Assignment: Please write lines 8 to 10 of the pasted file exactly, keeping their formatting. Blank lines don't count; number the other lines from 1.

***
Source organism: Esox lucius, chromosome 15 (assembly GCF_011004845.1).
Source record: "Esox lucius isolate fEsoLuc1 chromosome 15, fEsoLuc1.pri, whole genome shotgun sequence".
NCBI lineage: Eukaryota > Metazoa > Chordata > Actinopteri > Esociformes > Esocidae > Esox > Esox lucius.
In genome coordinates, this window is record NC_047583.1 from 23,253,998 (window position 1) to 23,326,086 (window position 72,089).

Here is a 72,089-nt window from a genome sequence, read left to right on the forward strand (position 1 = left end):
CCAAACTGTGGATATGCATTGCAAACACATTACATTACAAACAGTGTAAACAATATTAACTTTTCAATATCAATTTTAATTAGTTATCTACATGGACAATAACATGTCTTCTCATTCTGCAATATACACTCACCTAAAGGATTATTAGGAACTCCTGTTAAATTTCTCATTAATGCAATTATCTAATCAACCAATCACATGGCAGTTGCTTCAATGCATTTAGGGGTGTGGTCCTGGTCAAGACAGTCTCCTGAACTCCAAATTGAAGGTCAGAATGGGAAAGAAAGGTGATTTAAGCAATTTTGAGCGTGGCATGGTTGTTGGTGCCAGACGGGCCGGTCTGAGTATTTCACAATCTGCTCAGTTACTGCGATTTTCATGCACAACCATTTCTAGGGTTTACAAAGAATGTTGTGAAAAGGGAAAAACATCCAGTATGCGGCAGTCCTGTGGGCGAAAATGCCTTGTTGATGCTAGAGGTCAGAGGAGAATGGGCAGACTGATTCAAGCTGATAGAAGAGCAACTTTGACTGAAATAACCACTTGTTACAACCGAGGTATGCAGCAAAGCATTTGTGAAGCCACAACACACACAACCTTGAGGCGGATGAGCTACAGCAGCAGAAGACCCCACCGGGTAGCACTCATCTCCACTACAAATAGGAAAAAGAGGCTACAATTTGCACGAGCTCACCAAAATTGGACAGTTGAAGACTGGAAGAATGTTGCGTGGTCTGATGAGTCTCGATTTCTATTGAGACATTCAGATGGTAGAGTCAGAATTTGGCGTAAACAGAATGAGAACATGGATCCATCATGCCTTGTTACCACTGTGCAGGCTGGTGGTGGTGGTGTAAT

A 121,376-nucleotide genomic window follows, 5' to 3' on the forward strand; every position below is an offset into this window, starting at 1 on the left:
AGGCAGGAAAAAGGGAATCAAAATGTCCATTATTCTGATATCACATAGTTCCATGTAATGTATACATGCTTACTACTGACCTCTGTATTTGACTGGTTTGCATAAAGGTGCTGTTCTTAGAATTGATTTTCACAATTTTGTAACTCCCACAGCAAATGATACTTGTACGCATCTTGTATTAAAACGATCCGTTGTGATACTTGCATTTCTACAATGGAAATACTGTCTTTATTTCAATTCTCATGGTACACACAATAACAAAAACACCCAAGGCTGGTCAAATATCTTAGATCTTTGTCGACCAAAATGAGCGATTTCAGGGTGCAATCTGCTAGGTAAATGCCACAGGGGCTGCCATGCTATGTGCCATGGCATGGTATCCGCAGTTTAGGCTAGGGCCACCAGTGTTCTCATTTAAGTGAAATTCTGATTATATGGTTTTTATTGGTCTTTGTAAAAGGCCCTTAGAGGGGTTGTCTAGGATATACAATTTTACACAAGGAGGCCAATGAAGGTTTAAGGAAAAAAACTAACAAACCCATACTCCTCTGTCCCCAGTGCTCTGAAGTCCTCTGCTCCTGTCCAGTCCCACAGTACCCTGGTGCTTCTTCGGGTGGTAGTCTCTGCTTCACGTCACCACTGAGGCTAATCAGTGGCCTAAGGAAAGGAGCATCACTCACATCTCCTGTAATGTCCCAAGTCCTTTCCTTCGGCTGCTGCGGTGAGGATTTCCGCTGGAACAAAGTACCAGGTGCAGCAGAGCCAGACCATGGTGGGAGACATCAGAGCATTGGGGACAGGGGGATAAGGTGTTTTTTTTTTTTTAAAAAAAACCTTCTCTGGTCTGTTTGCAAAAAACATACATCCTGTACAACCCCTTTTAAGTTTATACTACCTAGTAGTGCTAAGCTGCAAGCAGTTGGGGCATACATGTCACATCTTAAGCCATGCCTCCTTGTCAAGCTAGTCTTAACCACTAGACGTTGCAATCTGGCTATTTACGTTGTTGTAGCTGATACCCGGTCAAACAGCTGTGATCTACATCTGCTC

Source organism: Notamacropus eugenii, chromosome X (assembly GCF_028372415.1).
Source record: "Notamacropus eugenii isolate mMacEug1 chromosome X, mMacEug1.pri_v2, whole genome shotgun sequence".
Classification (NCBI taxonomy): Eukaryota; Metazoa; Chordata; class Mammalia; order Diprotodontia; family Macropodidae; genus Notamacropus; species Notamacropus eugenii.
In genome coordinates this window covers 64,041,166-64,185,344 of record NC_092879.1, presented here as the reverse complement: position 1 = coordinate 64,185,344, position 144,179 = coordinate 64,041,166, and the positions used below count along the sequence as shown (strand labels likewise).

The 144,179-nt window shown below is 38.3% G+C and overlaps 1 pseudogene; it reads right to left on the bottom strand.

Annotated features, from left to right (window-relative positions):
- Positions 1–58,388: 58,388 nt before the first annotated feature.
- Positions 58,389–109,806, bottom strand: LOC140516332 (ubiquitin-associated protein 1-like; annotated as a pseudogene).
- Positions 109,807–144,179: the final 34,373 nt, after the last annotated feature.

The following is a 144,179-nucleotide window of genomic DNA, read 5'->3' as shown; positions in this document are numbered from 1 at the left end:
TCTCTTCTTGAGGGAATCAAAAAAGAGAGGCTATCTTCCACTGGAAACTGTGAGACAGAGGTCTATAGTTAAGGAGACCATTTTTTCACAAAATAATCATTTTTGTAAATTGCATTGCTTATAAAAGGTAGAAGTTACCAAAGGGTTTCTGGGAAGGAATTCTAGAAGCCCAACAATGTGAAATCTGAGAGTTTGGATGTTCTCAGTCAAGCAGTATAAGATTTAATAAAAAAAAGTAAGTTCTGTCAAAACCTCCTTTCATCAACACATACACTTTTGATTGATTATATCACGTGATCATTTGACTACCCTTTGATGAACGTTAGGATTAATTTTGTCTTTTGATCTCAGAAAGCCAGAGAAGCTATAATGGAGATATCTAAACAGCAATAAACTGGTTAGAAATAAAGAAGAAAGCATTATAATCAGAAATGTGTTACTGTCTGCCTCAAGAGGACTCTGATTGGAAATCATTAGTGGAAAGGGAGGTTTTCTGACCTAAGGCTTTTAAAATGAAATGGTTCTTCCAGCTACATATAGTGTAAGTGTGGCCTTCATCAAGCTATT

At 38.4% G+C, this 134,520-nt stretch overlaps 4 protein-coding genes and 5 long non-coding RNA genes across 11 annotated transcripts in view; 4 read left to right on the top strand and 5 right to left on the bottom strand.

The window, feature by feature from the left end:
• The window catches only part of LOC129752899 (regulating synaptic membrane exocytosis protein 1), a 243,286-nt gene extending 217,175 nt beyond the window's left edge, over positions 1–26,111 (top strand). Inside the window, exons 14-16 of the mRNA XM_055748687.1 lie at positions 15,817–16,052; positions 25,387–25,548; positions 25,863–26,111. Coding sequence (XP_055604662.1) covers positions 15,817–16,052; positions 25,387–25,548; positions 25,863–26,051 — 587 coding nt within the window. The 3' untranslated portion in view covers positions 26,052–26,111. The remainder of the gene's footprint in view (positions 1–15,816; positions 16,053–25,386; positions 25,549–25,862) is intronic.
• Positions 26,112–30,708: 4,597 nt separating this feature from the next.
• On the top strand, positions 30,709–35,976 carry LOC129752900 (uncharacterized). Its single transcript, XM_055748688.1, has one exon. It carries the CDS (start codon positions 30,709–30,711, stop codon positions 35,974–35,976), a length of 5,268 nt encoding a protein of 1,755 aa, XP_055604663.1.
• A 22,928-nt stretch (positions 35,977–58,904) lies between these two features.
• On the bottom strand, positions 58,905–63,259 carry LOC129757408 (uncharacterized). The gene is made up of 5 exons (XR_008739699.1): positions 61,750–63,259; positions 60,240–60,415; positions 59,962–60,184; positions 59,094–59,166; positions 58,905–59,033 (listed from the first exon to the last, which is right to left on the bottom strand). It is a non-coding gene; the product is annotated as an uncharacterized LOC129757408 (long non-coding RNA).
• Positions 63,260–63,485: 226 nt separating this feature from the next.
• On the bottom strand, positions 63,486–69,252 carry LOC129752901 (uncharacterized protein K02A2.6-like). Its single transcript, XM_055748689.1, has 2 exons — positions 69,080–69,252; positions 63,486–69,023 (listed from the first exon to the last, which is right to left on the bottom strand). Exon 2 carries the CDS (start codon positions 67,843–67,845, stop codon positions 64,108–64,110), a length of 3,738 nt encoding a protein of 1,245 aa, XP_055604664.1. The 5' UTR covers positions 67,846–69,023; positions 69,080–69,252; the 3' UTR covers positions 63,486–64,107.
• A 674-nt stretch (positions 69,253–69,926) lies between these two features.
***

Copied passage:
AGGCAGGAAAAAGGGAATCAAAATGTCCATTATTCTGATATCACATAGTTCCATGTAATGTATACATGCTTACTACTGACCTCTGTATTTGACTGGTTTGCATAAAGGTGCTGTTCTTAGAATTGATTTTCACAATTTTGTAACTCCCACAGCAAATGATACTTGTACGCATCTTGTATTAAAACGATCCGTTGTGATACTTGCATTTCTACAATGGAAATACTGTCTTTATTTCAATTCTCATGGTACACACAATAACAAAAACACCCAAGGCTGGTCAAATATCTTAGATCTTTGTCGACCAAAATGAGCGATTTCAGGGTGCAATCTGCTAGGTAAATGCCACAGGGGCTGCCATGCTATGTGCCATGGCATGGTATCCGCAGTTTAGGCTAGGGCCACCAGTGTTCTCATTTAAGTGAAATTCTGATTATATGGTTTTTATTGGTCTTTGTAAAAGGCCCTTAGAGGGGTTGTCTAGGATATACAATTTTACACAAGGAGGCCAATGAAGGTTTAAGGAAAAAAACTAACAAACCCATACTCCTCTGTCCCCAGTGCTCTGAAGTCCTCTGCTCCTGTCCAGTCCCACAGTACCCTGGTGCTTCTTCGGGTGGTAGTCTCTGCTTCACGTCACCACTGAGGCTAATCAGTGGCCTAAGGAAAGGAGCATCACTCACATCTCCTGTAATGTCCCAAGTCCTTTCCTTCGGCTGCTGCGGTGAGGATTTCCGCTGGAACAAAGTACCAGGTGCAGCAGAGCCAGACCATGGTGGGAGACATCAGAGCATTGGGGACAGGGGGATAAGGTGTTTTTTTTTTTTTAAAAAAAACCTTCTCTGGTCTGTTTGCAAAAAACATACATCCTGTACAACCCCTTTTAAGTTTATACTACCTAGTAGTGCTAAGCTGCAAGCAGTTGGGGCATACATGTCACATCTTAAGCCATGCCTCCTTGTCAAGCTAGTCTTAACCACTAGACGTTGCAATCTGGCTATTTACGTTGTTGTAGCTGATACCCGGTCAAACAGCTGTGATCTACATCTGCTC

Source organism: Notamacropus eugenii, chromosome X (assembly GCF_028372415.1).
Source record: "Notamacropus eugenii isolate mMacEug1 chromosome X, mMacEug1.pri_v2, whole genome shotgun sequence".